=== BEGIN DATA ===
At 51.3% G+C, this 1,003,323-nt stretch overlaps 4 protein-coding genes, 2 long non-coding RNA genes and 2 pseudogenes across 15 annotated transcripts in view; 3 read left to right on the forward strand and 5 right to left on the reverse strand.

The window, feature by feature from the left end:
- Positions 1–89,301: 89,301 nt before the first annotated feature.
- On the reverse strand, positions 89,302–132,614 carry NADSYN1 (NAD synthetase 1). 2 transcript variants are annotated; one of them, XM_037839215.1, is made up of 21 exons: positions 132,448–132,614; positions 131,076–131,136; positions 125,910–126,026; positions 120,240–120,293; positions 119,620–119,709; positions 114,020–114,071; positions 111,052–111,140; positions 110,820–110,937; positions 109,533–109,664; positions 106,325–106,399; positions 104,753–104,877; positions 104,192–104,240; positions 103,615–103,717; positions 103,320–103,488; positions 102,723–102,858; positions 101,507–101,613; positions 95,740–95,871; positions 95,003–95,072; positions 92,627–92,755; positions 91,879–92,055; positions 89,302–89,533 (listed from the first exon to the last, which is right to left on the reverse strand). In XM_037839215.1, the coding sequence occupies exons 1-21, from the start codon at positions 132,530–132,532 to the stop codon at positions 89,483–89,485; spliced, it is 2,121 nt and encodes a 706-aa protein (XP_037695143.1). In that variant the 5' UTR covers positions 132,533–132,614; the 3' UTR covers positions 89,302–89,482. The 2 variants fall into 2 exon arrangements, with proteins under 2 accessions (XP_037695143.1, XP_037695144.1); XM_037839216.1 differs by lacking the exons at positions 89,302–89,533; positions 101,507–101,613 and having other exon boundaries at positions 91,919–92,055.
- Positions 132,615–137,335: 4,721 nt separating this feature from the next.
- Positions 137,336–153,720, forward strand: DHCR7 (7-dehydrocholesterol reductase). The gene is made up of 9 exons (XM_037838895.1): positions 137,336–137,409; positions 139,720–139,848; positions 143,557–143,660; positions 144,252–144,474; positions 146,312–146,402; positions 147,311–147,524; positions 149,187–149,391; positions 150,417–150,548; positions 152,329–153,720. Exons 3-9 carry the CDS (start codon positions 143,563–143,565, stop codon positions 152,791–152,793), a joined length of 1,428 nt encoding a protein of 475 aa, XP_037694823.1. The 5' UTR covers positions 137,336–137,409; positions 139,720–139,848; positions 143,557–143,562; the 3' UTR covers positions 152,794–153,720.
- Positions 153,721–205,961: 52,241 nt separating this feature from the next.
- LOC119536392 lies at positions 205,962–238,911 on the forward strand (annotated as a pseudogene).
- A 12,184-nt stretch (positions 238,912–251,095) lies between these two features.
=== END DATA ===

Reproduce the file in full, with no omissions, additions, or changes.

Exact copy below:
At 51.3% G+C, this 1,003,323-nt stretch overlaps 4 protein-coding genes, 2 long non-coding RNA genes and 2 pseudogenes across 15 annotated transcripts in view; 3 read left to right on the forward strand and 5 right to left on the reverse strand.

The window, feature by feature from the left end:
- Positions 1–89,301: 89,301 nt before the first annotated feature.
- On the reverse strand, positions 89,302–132,614 carry NADSYN1 (NAD synthetase 1). 2 transcript variants are annotated; one of them, XM_037839215.1, is made up of 21 exons: positions 132,448–132,614; positions 131,076–131,136; positions 125,910–126,026; positions 120,240–120,293; positions 119,620–119,709; positions 114,020–114,071; positions 111,052–111,140; positions 110,820–110,937; positions 109,533–109,664; positions 106,325–106,399; positions 104,753–104,877; positions 104,192–104,240; positions 103,615–103,717; positions 103,320–103,488; positions 102,723–102,858; positions 101,507–101,613; positions 95,740–95,871; positions 95,003–95,072; positions 92,627–92,755; positions 91,879–92,055; positions 89,302–89,533 (listed from the first exon to the last, which is right to left on the reverse strand). In XM_037839215.1, the coding sequence occupies exons 1-21, from the start codon at positions 132,530–132,532 to the stop codon at positions 89,483–89,485; spliced, it is 2,121 nt and encodes a 706-aa protein (XP_037695143.1). In that variant the 5' UTR covers positions 132,533–132,614; the 3' UTR covers positions 89,302–89,482. The 2 variants fall into 2 exon arrangements, with proteins under 2 accessions (XP_037695143.1, XP_037695144.1); XM_037839216.1 differs by lacking the exons at positions 89,302–89,533; positions 101,507–101,613 and having other exon boundaries at positions 91,919–92,055.
- Positions 132,615–137,335: 4,721 nt separating this feature from the next.
- Positions 137,336–153,720, forward strand: DHCR7 (7-dehydrocholesterol reductase). The gene is made up of 9 exons (XM_037838895.1): positions 137,336–137,409; positions 139,720–139,848; positions 143,557–143,660; positions 144,252–144,474; positions 146,312–146,402; positions 147,311–147,524; positions 149,187–149,391; positions 150,417–150,548; positions 152,329–153,720. Exons 3-9 carry the CDS (start codon positions 143,563–143,565, stop codon positions 152,791–152,793), a joined length of 1,428 nt encoding a protein of 475 aa, XP_037694823.1. The 5' UTR covers positions 137,336–137,409; positions 139,720–139,848; positions 143,557–143,562; the 3' UTR covers positions 152,794–153,720.
- Positions 153,721–205,961: 52,241 nt separating this feature from the next.
- LOC119536392 lies at positions 205,962–238,911 on the forward strand (annotated as a pseudogene).
- A 12,184-nt stretch (positions 238,912–251,095) lies between these two features.